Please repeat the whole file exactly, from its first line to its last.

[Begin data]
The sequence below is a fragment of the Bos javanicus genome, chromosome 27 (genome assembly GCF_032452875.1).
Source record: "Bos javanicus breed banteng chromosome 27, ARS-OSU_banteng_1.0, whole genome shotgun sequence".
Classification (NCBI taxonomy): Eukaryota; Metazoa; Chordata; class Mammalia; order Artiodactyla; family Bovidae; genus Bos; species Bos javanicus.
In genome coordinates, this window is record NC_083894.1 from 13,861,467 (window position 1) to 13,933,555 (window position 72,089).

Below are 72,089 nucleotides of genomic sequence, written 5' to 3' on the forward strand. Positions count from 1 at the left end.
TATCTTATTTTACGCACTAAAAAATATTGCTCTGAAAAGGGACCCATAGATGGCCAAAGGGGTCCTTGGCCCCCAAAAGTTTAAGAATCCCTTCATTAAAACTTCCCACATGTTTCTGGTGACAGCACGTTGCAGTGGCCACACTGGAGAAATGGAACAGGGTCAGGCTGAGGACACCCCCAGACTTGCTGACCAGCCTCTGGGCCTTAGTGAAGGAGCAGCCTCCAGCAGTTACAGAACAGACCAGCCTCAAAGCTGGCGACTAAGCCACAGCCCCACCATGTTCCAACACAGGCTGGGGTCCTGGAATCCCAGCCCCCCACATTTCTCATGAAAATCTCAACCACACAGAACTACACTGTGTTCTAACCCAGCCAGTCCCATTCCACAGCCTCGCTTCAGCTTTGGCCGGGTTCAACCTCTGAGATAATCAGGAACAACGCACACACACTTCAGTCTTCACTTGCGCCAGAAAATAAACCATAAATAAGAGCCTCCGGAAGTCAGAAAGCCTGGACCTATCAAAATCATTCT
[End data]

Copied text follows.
The sequence below is a fragment of the Bos javanicus genome, chromosome 27 (genome assembly GCF_032452875.1).
Source record: "Bos javanicus breed banteng chromosome 27, ARS-OSU_banteng_1.0, whole genome shotgun sequence".
Classification (NCBI taxonomy): Eukaryota; Metazoa; Chordata; class Mammalia; order Artiodactyla; family Bovidae; genus Bos; species Bos javanicus.
In genome coordinates, this window is record NC_083894.1 from 13,861,467 (window position 1) to 13,933,555 (window position 72,089).

Below are 72,089 nucleotides of genomic sequence, written 5' to 3' on the forward strand. Positions count from 1 at the left end.
TATCTTATTTTACGCACTAAAAAATATTGCTCTGAAAAGGGACCCATAGATGGCCAAAGGGGTCCTTGGCCCCCAAAAGTTTAAGAATCCCTTCATTAAAACTTCCCACATGTTTCTGGTGACAGCACGTTGCAGTGGCCACACTGGAGAAATGGAACAGGGTCAGGCTGAGGACACCCCCAGACTTGCTGACCAGCCTCTGGGCCTTAGTGAAGGAGCAGCCTCCAGCAGTTACAGAACAGACCAGCCTCAAAGCTGGCGACTAAGCCACAGCCCCACCATGTTCCAACACAGGCTGGGGTCCTGGAATCCCAGCCCCCCACATTTCTCATGAAAATCTCAACCACACAGAACTACACTGTGTTCTAACCCAGCCAGTCCCATTCCACAGCCTCGCTTCAGCTTTGGCCGGGTTCAACCTCTGAGATAATCAGGAACAACGCACACACACTTCAGTCTTCACTTGCGCCAGAAAATAAACCATAAATAAGAGCCTCCGGAAGTCAGAAAGCCTGGACCTATCAAAATCATTCT